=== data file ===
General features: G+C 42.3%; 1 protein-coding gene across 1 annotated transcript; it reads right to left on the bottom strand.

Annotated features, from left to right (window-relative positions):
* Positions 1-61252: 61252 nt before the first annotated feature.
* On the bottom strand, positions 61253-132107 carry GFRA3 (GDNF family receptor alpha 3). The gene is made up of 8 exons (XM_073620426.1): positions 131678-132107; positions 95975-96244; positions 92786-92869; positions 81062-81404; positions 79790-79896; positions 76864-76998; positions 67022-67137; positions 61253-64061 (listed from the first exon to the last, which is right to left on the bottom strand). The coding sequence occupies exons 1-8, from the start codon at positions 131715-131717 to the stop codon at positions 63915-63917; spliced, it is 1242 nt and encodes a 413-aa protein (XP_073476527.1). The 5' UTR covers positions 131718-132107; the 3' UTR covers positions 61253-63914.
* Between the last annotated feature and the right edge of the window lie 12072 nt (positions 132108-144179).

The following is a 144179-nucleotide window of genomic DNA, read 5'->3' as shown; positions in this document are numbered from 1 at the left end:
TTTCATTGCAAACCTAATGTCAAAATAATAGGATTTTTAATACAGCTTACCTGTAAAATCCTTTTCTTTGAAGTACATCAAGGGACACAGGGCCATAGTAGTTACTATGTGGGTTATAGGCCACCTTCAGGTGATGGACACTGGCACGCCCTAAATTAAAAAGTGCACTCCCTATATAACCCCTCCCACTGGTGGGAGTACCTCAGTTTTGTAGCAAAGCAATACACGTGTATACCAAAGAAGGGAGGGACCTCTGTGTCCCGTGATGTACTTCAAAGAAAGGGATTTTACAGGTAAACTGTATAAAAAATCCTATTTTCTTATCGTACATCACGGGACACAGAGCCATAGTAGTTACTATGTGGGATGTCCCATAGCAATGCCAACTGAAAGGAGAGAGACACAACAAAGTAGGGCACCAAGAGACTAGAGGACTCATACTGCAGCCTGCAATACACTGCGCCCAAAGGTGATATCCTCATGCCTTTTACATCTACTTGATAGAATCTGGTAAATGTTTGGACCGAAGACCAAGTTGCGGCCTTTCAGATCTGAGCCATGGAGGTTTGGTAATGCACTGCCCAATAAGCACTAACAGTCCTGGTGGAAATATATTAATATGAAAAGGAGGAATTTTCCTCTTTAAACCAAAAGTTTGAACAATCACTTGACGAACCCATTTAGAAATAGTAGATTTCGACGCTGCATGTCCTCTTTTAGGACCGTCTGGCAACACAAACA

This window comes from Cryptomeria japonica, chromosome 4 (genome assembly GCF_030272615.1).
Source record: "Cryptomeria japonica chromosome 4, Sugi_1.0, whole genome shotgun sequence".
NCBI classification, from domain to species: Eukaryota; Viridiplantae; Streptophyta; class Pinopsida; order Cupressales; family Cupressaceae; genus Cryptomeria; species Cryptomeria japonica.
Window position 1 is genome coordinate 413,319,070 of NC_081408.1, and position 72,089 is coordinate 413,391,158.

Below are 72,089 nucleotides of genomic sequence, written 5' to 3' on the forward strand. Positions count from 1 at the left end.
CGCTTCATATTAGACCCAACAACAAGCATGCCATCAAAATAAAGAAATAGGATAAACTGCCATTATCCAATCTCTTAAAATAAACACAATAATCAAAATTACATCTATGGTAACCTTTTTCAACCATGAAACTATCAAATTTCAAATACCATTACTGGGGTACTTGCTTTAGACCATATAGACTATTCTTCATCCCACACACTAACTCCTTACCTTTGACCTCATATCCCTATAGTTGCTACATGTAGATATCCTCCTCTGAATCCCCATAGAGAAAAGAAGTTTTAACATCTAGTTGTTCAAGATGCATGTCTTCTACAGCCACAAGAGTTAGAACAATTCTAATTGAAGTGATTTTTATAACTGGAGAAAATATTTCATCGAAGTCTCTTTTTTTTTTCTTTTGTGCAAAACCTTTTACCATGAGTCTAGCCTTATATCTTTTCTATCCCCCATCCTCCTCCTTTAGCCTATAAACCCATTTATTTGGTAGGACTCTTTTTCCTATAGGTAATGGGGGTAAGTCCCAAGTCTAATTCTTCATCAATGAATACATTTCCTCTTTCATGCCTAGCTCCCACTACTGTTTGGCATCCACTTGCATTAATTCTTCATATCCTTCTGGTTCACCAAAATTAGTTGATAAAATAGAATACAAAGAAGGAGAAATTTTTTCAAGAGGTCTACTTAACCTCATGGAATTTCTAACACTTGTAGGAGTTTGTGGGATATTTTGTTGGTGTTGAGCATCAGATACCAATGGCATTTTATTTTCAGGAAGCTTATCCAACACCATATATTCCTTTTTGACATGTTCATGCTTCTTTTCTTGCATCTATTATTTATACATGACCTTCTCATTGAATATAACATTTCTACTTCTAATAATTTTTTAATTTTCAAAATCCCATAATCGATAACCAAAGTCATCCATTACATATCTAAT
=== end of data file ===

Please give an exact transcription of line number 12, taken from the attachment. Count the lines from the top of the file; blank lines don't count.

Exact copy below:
Below are 72,089 nucleotides of genomic sequence, written 5' to 3' on the forward strand. Positions count from 1 at the left end.